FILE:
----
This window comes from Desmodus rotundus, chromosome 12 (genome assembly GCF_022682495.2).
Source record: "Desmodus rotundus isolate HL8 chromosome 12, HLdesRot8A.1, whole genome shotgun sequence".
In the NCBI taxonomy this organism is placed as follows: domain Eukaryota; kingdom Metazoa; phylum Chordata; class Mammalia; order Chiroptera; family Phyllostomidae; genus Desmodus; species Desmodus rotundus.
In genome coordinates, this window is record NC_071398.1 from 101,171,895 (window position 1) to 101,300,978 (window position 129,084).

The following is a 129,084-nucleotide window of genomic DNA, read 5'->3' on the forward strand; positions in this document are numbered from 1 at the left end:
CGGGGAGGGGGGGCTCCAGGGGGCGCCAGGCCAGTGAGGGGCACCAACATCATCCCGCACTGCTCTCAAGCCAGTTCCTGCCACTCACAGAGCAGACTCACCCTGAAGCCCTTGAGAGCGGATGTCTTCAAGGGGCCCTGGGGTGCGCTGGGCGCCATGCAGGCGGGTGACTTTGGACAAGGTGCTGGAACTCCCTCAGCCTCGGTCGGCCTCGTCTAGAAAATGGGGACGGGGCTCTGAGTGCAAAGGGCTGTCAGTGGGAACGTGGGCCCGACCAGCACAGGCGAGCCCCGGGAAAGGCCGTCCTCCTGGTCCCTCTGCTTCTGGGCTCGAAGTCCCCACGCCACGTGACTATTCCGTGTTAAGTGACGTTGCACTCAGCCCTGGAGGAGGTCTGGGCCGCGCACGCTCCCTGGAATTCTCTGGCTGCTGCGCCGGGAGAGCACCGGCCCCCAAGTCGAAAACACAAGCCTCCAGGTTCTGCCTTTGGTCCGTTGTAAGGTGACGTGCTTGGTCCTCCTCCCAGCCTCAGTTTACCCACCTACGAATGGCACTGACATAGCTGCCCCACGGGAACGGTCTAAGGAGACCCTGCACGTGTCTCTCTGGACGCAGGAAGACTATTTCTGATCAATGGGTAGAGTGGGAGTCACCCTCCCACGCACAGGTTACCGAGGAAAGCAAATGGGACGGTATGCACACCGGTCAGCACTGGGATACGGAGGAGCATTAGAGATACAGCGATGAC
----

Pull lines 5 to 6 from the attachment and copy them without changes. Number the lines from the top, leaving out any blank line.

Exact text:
The following is a 129,084-nucleotide window of genomic DNA, read 5'->3' on the forward strand; positions in this document are numbered from 1 at the left end:
CGGGGAGGGGGGGCTCCAGGGGGCGCCAGGCCAGTGAGGGGCACCAACATCATCCCGCACTGCTCTCAAGCCAGTTCCTGCCACTCACAGAGCAGACTCACCCTGAAGCCCTTGAGAGCGGATGTCTTCAAGGGGCCCTGGGGTGCGCTGGGCGCCATGCAGGCGGGTGACTTTGGACAAGGTGCTGGAACTCCCTCAGCCTCGGTCGGCCTCGTCTAGAAAATGGGGACGGGGCTCTGAGTGCAAAGGGCTGTCAGTGGGAACGTGGGCCCGACCAGCACAGGCGAGCCCCGGGAAAGGCCGTCCTCCTGGTCCCTCTGCTTCTGGGCTCGAAGTCCCCACGCCACGTGACTATTCCGTGTTAAGTGACGTTGCACTCAGCCCTGGAGGAGGTCTGGGCCGCGCACGCTCCCTGGAATTCTCTGGCTGCTGCGCCGGGAGAGCACCGGCCCCCAAGTCGAAAACACAAGCCTCCAGGTTCTGCCTTTGGTCCGTTGTAAGGTGACGTGCTTGGTCCTCCTCCCAGCCTCAGTTTACCCACCTACGAATGGCACTGACATAGCTGCCCCACGGGAACGGTCTAAGGAGACCCTGCACGTGTCTCTCTGGACGCAGGAAGACTATTTCTGATCAATGGGTAGAGTGGGAGTCACCCTCCCACGCACAGGTTACCGAGGAAAGCAAATGGGACGGTATGCACACCGGTCAGCACTGGGATACGGAGGAGCATTAGAGATACAGCGATGAC